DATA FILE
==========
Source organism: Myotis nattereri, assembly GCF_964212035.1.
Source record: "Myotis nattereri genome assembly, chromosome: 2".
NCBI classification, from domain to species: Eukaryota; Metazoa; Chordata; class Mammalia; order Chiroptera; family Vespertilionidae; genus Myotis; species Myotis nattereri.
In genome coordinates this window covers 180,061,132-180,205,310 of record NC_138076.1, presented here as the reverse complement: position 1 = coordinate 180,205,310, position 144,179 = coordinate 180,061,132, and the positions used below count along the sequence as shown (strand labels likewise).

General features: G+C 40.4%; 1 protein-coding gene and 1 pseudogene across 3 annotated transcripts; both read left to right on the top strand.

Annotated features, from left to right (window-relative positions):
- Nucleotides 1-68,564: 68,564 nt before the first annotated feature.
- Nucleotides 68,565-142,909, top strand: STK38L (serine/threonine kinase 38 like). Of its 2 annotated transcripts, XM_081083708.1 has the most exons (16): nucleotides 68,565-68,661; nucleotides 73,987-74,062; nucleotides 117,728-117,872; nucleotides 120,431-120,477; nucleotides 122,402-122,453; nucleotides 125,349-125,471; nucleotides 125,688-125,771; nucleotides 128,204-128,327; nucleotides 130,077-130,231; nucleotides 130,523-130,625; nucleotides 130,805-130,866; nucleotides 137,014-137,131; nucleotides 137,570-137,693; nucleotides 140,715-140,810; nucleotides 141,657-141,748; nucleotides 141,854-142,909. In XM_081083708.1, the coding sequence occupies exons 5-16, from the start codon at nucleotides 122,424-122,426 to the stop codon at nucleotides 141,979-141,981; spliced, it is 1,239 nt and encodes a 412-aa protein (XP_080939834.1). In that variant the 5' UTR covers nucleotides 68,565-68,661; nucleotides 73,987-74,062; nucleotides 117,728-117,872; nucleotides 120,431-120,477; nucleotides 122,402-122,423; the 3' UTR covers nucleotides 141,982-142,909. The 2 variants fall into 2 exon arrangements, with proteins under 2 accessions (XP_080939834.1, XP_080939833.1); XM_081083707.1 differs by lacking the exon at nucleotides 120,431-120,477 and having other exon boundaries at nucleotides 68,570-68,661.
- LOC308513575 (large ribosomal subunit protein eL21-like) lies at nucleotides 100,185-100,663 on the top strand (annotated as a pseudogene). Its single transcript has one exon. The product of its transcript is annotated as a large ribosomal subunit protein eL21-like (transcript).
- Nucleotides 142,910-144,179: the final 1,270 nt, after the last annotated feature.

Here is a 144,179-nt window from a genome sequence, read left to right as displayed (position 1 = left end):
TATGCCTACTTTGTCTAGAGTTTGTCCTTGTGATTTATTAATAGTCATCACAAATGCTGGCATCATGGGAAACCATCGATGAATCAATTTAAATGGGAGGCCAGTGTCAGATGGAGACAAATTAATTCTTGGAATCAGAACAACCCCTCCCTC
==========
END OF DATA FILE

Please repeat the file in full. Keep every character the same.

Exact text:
Source organism: Myotis nattereri, assembly GCF_964212035.1.
Source record: "Myotis nattereri genome assembly, chromosome: 2".
NCBI classification, from domain to species: Eukaryota; Metazoa; Chordata; class Mammalia; order Chiroptera; family Vespertilionidae; genus Myotis; species Myotis nattereri.
In genome coordinates this window covers 180,061,132-180,205,310 of record NC_138076.1, presented here as the reverse complement: position 1 = coordinate 180,205,310, position 144,179 = coordinate 180,061,132, and the positions used below count along the sequence as shown (strand labels likewise).

General features: G+C 40.4%; 1 protein-coding gene and 1 pseudogene across 3 annotated transcripts; both read left to right on the top strand.

Annotated features, from left to right (window-relative positions):
- Nucleotides 1-68,564: 68,564 nt before the first annotated feature.
- Nucleotides 68,565-142,909, top strand: STK38L (serine/threonine kinase 38 like). Of its 2 annotated transcripts, XM_081083708.1 has the most exons (16): nucleotides 68,565-68,661; nucleotides 73,987-74,062; nucleotides 117,728-117,872; nucleotides 120,431-120,477; nucleotides 122,402-122,453; nucleotides 125,349-125,471; nucleotides 125,688-125,771; nucleotides 128,204-128,327; nucleotides 130,077-130,231; nucleotides 130,523-130,625; nucleotides 130,805-130,866; nucleotides 137,014-137,131; nucleotides 137,570-137,693; nucleotides 140,715-140,810; nucleotides 141,657-141,748; nucleotides 141,854-142,909. In XM_081083708.1, the coding sequence occupies exons 5-16, from the start codon at nucleotides 122,424-122,426 to the stop codon at nucleotides 141,979-141,981; spliced, it is 1,239 nt and encodes a 412-aa protein (XP_080939834.1). In that variant the 5' UTR covers nucleotides 68,565-68,661; nucleotides 73,987-74,062; nucleotides 117,728-117,872; nucleotides 120,431-120,477; nucleotides 122,402-122,423; the 3' UTR covers nucleotides 141,982-142,909. The 2 variants fall into 2 exon arrangements, with proteins under 2 accessions (XP_080939834.1, XP_080939833.1); XM_081083707.1 differs by lacking the exon at nucleotides 120,431-120,477 and having other exon boundaries at nucleotides 68,570-68,661.
- LOC308513575 (large ribosomal subunit protein eL21-like) lies at nucleotides 100,185-100,663 on the top strand (annotated as a pseudogene). Its single transcript has one exon. The product of its transcript is annotated as a large ribosomal subunit protein eL21-like (transcript).
- Nucleotides 142,910-144,179: the final 1,270 nt, after the last annotated feature.

Here is a 144,179-nt window from a genome sequence, read left to right as displayed (position 1 = left end):
TATGCCTACTTTGTCTAGAGTTTGTCCTTGTGATTTATTAATAGTCATCACAAATGCTGGCATCATGGGAAACCATCGATGAATCAATTTAAATGGGAGGCCAGTGTCAGATGGAGACAAATTAATTCTTGGAATCAGAACAACCCCTCCCTC